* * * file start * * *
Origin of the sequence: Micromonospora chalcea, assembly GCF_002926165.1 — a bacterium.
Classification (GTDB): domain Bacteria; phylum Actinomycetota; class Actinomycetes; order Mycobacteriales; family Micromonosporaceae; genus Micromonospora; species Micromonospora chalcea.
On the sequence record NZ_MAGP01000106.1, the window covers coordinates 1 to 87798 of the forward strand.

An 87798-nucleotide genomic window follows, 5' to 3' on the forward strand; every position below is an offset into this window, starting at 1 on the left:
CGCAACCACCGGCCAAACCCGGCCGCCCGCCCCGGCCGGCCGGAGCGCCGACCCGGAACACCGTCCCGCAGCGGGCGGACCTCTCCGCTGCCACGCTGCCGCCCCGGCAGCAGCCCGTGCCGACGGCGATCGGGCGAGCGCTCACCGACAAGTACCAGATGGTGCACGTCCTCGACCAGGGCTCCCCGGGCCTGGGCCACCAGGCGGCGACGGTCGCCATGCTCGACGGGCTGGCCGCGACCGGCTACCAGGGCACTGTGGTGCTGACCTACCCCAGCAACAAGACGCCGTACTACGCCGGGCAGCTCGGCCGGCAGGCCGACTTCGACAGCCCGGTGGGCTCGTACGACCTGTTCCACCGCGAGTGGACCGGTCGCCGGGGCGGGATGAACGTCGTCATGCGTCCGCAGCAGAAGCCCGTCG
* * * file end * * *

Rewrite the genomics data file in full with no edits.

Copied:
Origin of the sequence: Micromonospora chalcea, assembly GCF_002926165.1 — a bacterium.
Classification (GTDB): domain Bacteria; phylum Actinomycetota; class Actinomycetes; order Mycobacteriales; family Micromonosporaceae; genus Micromonospora; species Micromonospora chalcea.
On the sequence record NZ_MAGP01000106.1, the window covers coordinates 1 to 87798 of the forward strand.

An 87798-nucleotide genomic window follows, 5' to 3' on the forward strand; every position below is an offset into this window, starting at 1 on the left:
CGCAACCACCGGCCAAACCCGGCCGCCCGCCCCGGCCGGCCGGAGCGCCGACCCGGAACACCGTCCCGCAGCGGGCGGACCTCTCCGCTGCCACGCTGCCGCCCCGGCAGCAGCCCGTGCCGACGGCGATCGGGCGAGCGCTCACCGACAAGTACCAGATGGTGCACGTCCTCGACCAGGGCTCCCCGGGCCTGGGCCACCAGGCGGCGACGGTCGCCATGCTCGACGGGCTGGCCGCGACCGGCTACCAGGGCACTGTGGTGCTGACCTACCCCAGCAACAAGACGCCGTACTACGCCGGGCAGCTCGGCCGGCAGGCCGACTTCGACAGCCCGGTGGGCTCGTACGACCTGTTCCACCGCGAGTGGACCGGTCGCCGGGGCGGGATGAACGTCGTCATGCGTCCGCAGCAGAAGCCCGTCG